Rochester's rapidly changing landscape tilted toward apartment complexes in 2016 as the city issued permits for about eight times more units than it did two years ago.
Apartment projects began to go up throughout every quadrant of the city at a rate never seen before in Rochester.
In late December, the city was on track to issue permits for 1,000 apartment units for the year, according to director of building and safety Randy Johnson. In 2014, that number was just 124. He said while 1,165 apartment units were approved in 2015, it was 2016 when most of that construction started.
"It's unprecedented. We typically average between 150 to 200 units a year," Johnson said. "We saw more new apartments last year than the last eight years combined."
While apartments are going up at a record rate, there are tenants for them. Developers urge inspectors to certify new complexes as soon as possible because people are wanting to move into them.
Johnson added his staff is being kept busy with apartment inspections and even more are in the pipeline.
"We aren't seeing the usual winter slowdown," he said.
Nate Stencil, of Sioux Falls, S.D.-based Stencil Homes, said the 663 market-rate apartments he has built in Rochester since 2014 are almost all leased. He has more openings in January and February as the two buildings of his The Pines apartments open for tenants a month apart.
Stencil also has a high-end project underway in downtown and an affordable housing complex in the pipeline for southeast Rochester.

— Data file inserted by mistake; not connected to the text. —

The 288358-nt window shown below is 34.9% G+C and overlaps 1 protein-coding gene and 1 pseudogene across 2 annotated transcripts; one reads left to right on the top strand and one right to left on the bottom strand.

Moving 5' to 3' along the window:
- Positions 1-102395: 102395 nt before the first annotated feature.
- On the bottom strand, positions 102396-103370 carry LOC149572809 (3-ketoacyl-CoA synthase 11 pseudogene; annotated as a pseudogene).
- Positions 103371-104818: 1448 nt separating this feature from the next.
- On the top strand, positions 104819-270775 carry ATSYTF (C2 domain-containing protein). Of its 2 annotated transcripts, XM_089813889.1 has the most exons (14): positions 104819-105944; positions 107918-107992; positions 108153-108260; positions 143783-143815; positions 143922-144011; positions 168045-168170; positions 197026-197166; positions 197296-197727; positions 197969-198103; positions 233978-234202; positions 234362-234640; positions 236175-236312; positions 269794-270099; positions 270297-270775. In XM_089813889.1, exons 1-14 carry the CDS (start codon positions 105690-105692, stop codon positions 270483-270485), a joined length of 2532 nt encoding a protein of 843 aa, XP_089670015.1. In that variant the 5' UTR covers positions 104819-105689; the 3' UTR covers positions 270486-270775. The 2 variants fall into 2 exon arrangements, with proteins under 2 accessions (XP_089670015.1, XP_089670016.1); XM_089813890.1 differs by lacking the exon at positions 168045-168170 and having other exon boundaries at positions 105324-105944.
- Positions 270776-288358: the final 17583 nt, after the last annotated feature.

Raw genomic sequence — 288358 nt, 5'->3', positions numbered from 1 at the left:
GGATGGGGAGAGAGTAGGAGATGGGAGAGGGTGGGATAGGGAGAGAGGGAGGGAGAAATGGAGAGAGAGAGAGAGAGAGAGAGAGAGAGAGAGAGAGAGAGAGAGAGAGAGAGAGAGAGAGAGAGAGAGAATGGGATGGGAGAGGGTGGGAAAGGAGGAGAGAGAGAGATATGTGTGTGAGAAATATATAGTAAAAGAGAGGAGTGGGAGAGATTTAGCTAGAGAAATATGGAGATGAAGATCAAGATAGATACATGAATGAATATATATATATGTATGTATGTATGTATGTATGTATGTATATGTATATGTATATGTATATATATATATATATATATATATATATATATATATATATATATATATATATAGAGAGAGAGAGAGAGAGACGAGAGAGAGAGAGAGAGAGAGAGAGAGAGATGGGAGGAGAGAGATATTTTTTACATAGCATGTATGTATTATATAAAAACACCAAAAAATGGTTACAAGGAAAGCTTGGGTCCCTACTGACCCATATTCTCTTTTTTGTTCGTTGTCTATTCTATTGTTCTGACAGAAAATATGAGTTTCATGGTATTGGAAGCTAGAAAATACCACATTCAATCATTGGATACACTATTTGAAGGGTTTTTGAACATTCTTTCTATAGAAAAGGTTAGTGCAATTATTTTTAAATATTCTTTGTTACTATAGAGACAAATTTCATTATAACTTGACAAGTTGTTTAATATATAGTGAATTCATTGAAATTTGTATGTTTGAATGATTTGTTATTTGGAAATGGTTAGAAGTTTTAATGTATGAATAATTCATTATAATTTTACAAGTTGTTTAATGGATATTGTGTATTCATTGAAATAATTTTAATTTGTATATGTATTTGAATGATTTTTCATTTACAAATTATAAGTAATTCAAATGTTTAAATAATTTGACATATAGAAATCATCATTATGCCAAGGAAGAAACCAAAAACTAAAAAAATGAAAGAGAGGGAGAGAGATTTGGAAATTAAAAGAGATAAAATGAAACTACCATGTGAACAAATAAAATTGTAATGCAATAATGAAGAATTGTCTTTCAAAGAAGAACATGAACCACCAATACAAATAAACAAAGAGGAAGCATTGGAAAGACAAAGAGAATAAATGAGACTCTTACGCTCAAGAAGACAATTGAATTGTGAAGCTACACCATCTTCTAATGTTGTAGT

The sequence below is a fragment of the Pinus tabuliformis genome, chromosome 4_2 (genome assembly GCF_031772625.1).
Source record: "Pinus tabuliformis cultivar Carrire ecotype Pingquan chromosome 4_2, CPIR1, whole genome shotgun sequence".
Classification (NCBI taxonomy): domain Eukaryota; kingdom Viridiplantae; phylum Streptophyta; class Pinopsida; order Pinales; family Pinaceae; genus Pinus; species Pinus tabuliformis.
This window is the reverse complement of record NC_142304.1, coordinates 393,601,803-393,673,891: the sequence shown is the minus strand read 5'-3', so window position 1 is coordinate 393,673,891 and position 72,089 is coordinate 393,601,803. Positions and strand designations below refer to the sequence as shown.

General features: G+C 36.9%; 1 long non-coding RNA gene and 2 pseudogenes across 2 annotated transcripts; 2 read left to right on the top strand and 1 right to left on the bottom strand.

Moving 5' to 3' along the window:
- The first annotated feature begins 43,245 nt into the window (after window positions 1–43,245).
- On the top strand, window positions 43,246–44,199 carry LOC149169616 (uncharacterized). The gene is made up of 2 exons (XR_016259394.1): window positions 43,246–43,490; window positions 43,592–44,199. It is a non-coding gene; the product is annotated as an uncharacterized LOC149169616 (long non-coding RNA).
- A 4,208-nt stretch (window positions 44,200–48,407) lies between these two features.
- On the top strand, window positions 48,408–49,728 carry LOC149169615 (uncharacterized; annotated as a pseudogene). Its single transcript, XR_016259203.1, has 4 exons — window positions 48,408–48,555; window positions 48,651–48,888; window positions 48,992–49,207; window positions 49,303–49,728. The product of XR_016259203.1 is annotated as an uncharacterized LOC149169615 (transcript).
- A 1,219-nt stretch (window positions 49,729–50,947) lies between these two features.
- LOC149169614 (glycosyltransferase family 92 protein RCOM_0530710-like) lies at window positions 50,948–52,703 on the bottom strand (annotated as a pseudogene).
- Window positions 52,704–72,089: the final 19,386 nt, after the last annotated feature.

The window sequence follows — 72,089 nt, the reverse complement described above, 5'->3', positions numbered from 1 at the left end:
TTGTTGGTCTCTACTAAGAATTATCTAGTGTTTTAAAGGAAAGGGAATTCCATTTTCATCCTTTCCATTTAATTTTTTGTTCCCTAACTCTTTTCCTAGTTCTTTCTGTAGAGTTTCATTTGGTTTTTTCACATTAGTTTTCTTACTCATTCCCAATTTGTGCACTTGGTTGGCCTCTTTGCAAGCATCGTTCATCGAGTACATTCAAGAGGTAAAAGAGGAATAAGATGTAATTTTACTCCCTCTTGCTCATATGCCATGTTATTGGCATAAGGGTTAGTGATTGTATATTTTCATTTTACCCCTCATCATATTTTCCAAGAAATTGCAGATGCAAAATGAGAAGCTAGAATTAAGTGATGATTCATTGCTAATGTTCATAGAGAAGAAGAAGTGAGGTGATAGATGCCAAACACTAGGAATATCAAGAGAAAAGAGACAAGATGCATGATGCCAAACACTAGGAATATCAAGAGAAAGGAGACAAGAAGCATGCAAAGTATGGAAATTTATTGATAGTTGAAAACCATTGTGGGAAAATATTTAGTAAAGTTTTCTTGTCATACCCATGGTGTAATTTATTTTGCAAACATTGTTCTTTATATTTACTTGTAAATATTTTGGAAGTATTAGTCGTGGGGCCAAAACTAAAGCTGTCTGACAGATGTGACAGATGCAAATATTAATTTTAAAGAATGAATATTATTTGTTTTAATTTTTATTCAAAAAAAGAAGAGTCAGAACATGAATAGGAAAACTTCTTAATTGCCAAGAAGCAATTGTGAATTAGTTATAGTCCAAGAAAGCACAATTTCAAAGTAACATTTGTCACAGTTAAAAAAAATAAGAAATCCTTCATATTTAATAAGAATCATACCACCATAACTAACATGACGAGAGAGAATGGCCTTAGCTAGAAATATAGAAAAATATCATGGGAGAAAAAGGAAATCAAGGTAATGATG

"In development, we've done just as much as anybody in the last few years," he said.
Unlike many developers who have come to Rochester in the last few years, Stencil makes it clear that Destination Medical Center was not what first attracted him to this market.
"That really had nothing to do with our thoughts. Rochester has a really strong median income. There have been a lot of years of small growth or no growth in multi-family housing," he said. "Three years ago, an awful lot of people were living in less-than-desirable conditions. Building now allows people to move up and frees up lower-level products."
Most of the apartments Stencil has built in Rochester are priced in the mid- to high range of market rate. A one-bedroom apartment at Nue 52 costs $1,070, which is about the same rate as smaller studio apartments in many of Rochester's new complexes.
Concerns about affordability have been raised with so many of the new Rochester apartments targeting higher-income residents and leaving low-income people with few options. Longtime Rochester developer Joe Weis' 1st Avenue Flats apartments are the only ones under construction in 2016 that are considered affordable. Rents will start at $860 when it opens in May.
Weis sees new housing in the lower price ranges as the area other developers are neglecting at the moment, while they are flooding the higher price ranges.
"I wouldn't think of doing a market-rate apartment right now," Weis said. "All of the apartments going up kind of boggles my mind."
The big question is whether Rochester's population is growing fast enough to provide tenants for all of these apartments.
"We're watching to see how the market handles all of the new products as they come online," Stencil said. "I believe it will handle it very well."
2016 Post Bulletin 'Year in Review' Publishing Schedule:
- Saturday (12/24): Year in photos
- Monday (12/26): Southeast Minnesota
- Tuesday (12/27): Education, state government
- Wednesday (12/28): Arts and entertainment; Arts person of the year
- Today (12/29): Business; Business person of the year
- Friday (12/30): Health care and public safety
- Saturday (12/31): Local government and the newsmaker of the year